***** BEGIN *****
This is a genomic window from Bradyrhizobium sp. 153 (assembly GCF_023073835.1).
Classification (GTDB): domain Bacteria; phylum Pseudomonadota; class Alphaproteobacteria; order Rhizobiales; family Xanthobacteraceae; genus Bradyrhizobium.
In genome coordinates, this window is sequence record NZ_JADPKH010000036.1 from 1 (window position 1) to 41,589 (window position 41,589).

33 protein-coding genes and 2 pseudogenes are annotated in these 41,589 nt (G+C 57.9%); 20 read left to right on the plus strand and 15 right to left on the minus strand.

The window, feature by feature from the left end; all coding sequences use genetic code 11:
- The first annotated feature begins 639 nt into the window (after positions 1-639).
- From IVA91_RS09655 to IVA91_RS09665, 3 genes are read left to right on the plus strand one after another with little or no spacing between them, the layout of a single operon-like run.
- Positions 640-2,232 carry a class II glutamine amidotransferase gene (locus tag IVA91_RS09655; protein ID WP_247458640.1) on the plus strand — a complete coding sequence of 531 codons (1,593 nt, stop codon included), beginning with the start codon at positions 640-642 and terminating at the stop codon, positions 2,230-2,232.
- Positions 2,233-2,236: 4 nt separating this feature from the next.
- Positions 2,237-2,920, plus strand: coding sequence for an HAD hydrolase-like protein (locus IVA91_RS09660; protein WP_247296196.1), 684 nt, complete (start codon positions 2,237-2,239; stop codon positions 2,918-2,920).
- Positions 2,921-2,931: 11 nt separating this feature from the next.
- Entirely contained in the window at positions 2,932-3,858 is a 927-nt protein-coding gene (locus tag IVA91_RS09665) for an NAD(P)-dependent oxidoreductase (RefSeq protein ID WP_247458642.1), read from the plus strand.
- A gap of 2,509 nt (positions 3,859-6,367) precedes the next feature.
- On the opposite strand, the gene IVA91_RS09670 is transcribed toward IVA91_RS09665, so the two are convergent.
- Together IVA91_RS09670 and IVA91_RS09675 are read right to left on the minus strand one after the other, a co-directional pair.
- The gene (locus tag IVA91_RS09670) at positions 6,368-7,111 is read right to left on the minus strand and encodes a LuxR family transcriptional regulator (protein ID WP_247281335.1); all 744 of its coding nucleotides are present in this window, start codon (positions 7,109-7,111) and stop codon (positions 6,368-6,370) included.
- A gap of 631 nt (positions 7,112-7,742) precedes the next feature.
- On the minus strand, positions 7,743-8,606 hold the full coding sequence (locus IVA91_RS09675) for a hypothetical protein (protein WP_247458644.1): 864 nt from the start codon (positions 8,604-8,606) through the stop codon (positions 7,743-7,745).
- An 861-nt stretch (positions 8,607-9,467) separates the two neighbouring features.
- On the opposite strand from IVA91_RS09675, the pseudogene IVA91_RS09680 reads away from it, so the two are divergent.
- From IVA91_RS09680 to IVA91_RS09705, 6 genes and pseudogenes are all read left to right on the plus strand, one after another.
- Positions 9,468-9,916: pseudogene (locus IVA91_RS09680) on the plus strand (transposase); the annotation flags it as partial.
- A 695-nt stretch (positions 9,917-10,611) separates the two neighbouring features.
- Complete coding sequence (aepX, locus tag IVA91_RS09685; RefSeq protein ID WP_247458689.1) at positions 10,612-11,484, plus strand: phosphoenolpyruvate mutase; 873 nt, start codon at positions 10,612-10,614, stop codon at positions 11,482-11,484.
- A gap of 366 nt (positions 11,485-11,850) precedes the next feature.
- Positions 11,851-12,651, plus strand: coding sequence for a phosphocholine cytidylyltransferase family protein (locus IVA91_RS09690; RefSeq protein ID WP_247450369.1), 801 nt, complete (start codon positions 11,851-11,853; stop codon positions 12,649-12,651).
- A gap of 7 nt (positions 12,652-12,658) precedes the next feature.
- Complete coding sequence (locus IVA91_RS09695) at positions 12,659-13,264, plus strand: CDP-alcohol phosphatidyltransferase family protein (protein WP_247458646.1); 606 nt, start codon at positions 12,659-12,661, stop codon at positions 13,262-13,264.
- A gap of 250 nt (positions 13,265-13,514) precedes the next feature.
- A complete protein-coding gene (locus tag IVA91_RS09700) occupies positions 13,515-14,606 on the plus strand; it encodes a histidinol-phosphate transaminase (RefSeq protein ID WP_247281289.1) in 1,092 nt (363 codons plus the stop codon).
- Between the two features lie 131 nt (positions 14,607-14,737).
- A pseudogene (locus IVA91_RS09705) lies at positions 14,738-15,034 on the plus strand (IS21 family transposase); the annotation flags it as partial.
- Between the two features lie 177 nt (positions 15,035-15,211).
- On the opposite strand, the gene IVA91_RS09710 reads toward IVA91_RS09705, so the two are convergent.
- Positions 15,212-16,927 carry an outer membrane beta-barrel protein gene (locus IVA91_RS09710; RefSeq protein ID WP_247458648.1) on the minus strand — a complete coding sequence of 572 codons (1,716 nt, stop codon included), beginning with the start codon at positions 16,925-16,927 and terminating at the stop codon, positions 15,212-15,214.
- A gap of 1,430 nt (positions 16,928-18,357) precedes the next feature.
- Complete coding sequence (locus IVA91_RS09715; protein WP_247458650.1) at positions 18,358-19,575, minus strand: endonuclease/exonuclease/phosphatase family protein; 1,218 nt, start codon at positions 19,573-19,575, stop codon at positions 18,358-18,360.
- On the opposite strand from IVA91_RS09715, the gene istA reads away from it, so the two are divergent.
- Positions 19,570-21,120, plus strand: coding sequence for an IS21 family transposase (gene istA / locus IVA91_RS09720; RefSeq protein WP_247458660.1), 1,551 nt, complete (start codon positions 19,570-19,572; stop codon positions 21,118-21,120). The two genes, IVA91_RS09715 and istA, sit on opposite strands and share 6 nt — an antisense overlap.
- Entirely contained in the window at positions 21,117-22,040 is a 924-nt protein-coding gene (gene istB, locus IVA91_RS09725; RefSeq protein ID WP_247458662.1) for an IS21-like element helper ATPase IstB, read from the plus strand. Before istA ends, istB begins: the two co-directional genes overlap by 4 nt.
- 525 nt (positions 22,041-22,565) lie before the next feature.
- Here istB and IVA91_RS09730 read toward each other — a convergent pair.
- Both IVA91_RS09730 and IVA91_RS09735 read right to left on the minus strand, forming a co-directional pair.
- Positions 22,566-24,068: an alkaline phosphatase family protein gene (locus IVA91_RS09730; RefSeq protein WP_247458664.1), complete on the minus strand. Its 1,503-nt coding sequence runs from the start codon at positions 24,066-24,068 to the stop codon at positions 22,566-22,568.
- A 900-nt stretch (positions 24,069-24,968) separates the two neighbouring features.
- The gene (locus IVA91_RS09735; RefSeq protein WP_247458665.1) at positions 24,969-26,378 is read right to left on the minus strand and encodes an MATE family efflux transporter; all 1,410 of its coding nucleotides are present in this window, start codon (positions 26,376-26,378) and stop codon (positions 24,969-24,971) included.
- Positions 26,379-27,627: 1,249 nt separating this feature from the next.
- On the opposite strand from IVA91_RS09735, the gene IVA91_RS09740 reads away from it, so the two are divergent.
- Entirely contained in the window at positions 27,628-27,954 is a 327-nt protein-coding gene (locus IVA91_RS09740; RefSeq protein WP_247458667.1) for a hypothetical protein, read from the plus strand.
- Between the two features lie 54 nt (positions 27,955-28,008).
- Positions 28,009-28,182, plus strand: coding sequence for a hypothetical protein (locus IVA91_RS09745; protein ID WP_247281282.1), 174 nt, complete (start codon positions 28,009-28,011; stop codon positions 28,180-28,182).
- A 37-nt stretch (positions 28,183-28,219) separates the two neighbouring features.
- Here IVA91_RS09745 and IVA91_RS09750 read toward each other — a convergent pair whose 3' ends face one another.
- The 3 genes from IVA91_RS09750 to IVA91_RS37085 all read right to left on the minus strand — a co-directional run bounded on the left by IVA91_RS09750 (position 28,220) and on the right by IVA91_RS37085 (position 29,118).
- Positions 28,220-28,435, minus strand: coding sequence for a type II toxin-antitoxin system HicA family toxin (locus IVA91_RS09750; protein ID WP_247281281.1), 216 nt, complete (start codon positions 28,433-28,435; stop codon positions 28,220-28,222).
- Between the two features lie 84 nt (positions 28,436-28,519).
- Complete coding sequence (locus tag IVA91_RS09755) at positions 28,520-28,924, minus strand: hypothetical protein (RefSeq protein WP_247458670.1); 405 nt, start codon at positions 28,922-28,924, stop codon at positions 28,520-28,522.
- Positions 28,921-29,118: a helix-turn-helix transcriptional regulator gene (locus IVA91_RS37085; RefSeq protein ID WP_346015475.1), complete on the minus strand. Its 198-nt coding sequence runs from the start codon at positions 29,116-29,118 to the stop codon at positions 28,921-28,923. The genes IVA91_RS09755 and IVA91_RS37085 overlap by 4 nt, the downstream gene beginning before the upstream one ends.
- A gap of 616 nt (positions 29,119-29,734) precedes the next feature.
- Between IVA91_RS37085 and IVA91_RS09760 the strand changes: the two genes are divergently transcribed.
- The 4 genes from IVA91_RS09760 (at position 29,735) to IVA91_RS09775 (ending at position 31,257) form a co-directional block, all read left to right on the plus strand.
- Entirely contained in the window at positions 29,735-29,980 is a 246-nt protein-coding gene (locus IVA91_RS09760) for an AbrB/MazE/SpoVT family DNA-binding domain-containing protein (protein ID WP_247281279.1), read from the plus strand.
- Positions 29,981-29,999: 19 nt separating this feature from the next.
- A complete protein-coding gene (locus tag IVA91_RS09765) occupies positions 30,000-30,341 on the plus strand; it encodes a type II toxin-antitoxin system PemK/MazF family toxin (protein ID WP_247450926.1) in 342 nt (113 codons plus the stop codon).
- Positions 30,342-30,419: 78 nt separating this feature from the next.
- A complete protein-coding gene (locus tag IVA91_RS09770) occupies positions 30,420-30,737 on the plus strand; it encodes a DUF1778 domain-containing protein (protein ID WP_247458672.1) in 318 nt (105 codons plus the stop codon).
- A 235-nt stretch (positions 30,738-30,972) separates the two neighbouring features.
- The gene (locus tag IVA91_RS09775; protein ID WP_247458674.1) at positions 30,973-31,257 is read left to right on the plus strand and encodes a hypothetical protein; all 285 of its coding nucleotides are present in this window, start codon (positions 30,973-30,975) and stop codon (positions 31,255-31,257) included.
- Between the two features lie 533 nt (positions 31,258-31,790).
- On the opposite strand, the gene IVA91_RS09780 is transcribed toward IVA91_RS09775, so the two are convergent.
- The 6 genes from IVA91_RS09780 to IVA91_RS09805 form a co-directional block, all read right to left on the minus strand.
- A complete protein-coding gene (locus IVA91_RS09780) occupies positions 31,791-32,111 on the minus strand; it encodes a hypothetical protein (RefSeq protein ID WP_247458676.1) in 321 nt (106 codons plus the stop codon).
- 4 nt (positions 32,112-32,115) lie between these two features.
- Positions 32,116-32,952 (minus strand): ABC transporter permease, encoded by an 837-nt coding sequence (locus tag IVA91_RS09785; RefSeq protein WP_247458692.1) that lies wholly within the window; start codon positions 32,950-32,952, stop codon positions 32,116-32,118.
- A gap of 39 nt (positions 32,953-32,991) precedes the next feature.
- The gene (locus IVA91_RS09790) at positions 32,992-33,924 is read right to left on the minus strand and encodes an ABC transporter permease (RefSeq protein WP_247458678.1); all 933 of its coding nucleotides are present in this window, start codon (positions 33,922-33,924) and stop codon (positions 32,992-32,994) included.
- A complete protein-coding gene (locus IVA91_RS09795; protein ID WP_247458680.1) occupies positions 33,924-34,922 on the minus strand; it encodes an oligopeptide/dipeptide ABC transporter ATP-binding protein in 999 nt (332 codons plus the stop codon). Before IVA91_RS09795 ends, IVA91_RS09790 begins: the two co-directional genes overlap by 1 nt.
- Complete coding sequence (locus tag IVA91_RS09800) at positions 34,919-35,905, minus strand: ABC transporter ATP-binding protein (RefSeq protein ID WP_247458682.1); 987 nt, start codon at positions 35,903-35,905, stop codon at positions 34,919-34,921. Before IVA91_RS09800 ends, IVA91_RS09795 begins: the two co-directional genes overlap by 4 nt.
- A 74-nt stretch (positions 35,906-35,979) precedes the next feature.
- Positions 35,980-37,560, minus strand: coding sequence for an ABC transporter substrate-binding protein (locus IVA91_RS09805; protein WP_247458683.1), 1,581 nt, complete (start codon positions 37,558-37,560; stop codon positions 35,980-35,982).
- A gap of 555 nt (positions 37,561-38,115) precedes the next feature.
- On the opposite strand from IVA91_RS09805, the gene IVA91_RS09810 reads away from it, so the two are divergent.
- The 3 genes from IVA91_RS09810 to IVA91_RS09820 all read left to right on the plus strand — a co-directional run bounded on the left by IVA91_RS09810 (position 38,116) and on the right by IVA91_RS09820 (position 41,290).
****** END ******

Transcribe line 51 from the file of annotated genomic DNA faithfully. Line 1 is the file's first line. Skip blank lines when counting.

- Positions 28,009-28,182, plus strand: coding sequence for a hypothetical protein (locus IVA91_RS09745; protein ID WP_247281282.1), 174 nt, complete (start codon positions 28,009-28,011; stop codon positions 28,180-28,182).